報告人：Prof. Dianhui Wang (La Trobe University, Australia )
Randomized learning techniques for neural networks have been explored and developed since late 80’s, and received considerable attention due to its good potential to effectively resolve modelling problems in big data setting. Random Vector Functional-link (RVFL) networks, a class of randomized learner models, can be regarded as a result of feed-forward neural networks with a specific randomised algorithm, i.e., random assignment of the hidden weights and biases and fixed during training phase. In this talk, we provide some insights into RVFL networks and highlight some practical issues and common pitfalls associated with RVFL-based modelling techniques. Inspired by the folklore that “all high-dimensional random vectors are almost always nearly orthogonal to each other”, we establish a theoretical result about the disability of RVFL networks for universal approximation of nonlinear maps, if a RVFL network is built incrementally with random selection of the input weights and biases from a fixed scope, and constructive evaluation of its output weights. We also address the significance of the scope setting of random weights and biases in respect to modelling performance, and empirically reveal the correlation between the rank of the hidden output matrix and the learner’s generalization capability.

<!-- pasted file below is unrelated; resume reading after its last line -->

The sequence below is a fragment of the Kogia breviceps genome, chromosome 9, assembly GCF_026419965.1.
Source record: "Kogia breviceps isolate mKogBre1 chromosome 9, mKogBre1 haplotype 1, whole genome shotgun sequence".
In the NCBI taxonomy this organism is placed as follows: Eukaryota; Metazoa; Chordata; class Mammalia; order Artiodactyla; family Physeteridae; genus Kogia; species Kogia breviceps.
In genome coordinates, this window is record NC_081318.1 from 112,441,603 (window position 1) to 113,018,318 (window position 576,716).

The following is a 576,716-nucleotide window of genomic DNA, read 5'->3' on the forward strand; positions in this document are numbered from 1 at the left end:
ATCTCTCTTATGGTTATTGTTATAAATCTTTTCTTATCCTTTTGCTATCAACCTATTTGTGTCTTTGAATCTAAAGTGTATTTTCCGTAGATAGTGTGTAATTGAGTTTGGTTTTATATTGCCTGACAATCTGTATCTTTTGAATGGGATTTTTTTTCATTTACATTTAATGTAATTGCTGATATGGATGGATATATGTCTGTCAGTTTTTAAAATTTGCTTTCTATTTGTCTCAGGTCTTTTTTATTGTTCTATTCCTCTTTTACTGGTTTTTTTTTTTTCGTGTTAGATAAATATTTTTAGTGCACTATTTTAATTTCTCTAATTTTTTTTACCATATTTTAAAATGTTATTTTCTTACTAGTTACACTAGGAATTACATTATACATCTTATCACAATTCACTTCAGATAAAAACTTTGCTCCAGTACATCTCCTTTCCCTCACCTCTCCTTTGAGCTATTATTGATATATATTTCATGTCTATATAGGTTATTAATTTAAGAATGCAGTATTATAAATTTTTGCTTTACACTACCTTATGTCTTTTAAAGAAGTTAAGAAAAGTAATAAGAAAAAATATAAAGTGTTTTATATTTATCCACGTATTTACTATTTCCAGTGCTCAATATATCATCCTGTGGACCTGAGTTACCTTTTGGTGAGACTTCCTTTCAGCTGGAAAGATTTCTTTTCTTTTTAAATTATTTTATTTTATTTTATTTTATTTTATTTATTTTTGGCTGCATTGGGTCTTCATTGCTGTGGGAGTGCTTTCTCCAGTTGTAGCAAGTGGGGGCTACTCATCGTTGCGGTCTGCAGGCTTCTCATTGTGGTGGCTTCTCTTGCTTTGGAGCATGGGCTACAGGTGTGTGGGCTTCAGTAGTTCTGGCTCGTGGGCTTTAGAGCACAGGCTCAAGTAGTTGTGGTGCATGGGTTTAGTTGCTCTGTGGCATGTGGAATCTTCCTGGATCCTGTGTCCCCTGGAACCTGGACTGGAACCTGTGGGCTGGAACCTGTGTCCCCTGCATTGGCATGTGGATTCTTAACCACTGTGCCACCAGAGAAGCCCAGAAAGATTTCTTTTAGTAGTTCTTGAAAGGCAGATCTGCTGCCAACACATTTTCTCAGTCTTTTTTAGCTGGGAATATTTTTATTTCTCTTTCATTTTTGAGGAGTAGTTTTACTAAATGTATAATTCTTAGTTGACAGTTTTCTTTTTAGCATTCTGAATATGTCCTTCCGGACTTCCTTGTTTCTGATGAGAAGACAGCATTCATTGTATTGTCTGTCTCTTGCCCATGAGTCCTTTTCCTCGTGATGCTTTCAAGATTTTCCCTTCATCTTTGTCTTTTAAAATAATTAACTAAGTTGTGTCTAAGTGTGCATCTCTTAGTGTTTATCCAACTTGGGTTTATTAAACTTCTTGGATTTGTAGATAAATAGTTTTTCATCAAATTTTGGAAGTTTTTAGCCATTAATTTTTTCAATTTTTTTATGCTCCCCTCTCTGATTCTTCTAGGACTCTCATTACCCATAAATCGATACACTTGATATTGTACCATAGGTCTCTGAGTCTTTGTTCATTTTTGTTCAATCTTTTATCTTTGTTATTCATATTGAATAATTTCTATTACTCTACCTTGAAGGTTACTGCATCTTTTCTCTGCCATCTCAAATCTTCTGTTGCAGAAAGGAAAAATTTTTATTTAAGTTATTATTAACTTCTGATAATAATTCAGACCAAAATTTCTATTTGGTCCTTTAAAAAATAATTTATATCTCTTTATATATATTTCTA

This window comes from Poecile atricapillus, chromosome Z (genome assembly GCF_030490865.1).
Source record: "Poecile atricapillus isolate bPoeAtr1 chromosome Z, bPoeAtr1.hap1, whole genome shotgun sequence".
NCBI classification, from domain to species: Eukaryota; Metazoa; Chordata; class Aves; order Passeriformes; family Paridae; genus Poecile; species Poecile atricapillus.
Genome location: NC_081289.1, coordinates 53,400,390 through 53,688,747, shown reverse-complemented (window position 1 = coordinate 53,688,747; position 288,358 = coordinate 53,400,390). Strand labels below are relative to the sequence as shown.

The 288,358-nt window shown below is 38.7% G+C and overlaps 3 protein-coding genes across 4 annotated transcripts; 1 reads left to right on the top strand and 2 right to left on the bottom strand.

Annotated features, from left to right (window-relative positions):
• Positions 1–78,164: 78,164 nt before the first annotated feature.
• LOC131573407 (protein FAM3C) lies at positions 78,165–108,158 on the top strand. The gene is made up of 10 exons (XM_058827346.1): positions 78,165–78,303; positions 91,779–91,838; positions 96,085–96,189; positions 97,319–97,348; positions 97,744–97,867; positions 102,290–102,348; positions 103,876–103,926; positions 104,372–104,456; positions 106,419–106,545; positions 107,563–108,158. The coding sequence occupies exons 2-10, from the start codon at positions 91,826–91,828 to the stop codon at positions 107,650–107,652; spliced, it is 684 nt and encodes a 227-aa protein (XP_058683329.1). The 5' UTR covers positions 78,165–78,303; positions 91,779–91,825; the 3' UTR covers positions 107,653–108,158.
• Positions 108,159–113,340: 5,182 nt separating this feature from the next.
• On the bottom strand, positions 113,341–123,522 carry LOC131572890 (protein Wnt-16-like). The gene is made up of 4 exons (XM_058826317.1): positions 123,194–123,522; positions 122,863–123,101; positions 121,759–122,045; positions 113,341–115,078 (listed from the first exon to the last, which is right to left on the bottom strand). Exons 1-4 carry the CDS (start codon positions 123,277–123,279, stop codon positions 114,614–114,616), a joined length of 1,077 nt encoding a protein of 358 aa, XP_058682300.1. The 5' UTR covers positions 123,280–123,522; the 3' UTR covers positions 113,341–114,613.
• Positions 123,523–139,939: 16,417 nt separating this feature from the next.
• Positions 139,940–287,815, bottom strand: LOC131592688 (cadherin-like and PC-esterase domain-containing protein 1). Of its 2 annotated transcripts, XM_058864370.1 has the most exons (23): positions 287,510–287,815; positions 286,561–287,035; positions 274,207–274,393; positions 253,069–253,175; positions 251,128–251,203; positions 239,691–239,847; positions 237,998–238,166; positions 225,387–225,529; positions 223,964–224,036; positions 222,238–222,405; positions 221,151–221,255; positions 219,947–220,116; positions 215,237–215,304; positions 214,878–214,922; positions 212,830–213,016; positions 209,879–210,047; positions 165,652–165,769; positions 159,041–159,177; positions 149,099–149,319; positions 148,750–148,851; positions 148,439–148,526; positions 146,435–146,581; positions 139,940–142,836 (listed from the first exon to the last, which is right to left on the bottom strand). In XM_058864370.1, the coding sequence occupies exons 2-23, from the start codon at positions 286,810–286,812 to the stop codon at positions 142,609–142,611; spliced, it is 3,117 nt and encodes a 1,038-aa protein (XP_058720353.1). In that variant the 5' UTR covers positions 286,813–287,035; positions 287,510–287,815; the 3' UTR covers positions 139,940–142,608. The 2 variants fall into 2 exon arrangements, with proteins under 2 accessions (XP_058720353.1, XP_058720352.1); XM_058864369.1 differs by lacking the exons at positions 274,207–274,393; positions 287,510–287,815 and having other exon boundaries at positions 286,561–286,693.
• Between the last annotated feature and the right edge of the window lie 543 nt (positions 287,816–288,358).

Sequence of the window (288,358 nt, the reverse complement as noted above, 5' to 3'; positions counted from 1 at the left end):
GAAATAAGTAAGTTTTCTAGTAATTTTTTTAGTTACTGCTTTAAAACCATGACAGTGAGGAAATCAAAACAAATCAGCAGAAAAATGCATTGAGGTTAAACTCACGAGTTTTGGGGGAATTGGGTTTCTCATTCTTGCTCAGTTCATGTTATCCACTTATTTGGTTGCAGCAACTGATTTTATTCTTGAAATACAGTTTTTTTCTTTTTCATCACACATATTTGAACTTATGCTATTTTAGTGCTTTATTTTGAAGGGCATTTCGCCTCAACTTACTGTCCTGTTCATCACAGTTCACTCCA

Dr. Wang received his Master in Applied Mathematics and PhD in Industrial Automation in 1992 and 1995 respectively, both from Northeastern University. He spent two years in Nanyang Technological University, Singapore and worked as a postdoctoral fellow, three years in The Hong Kong Polytechnic University, employed as a Research Fellow. Since July 2001, he joined La Trobe University and keeps staying at Department of Computer Science and Information Technology. Dr. Wang got promotion in 2007 and then working as a Reader and Associate Professor in Computer Science. Dr. Wang has broad research experience on applied mathematics, control engineering and computer sciences. Up to date, he published about 200 technical papers in international journals and proceedings of conferences. His current working topics include data mining and computational intelligence for large scale data analytics. He is serving as an Associate Editor for IEEE TNNLS, IEEE TCYB, Information Sciences, WIRES Data Mining and Knowledge Discovery, Neurocomputing, and applied mathematical modeling.